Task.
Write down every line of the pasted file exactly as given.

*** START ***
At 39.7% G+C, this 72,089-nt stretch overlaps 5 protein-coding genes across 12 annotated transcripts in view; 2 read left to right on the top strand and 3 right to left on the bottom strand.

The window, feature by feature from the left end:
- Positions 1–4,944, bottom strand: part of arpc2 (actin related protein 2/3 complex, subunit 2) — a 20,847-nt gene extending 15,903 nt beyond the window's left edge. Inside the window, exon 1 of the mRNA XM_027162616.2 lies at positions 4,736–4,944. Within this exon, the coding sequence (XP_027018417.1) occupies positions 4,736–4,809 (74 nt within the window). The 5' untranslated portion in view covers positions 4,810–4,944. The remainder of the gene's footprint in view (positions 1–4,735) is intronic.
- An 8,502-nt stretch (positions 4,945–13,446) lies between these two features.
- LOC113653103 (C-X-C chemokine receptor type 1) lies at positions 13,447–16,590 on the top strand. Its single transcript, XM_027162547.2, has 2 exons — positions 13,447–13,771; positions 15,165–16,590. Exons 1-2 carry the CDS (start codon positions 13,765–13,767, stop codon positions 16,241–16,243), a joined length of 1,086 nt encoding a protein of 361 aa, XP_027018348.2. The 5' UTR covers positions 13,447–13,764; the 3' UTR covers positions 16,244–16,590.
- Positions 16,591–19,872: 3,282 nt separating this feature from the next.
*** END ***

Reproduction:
At 39.7% G+C, this 72,089-nt stretch overlaps 5 protein-coding genes across 12 annotated transcripts in view; 2 read left to right on the top strand and 3 right to left on the bottom strand.

The window, feature by feature from the left end:
- Positions 1–4,944, bottom strand: part of arpc2 (actin related protein 2/3 complex, subunit 2) — a 20,847-nt gene extending 15,903 nt beyond the window's left edge. Inside the window, exon 1 of the mRNA XM_027162616.2 lies at positions 4,736–4,944. Within this exon, the coding sequence (XP_027018417.1) occupies positions 4,736–4,809 (74 nt within the window). The 5' untranslated portion in view covers positions 4,810–4,944. The remainder of the gene's footprint in view (positions 1–4,735) is intronic.
- An 8,502-nt stretch (positions 4,945–13,446) lies between these two features.
- LOC113653103 (C-X-C chemokine receptor type 1) lies at positions 13,447–16,590 on the top strand. Its single transcript, XM_027162547.2, has 2 exons — positions 13,447–13,771; positions 15,165–16,590. Exons 1-2 carry the CDS (start codon positions 13,765–13,767, stop codon positions 16,241–16,243), a joined length of 1,086 nt encoding a protein of 361 aa, XP_027018348.2. The 5' UTR covers positions 13,447–13,764; the 3' UTR covers positions 16,244–16,590.
- Positions 16,591–19,872: 3,282 nt separating this feature from the next.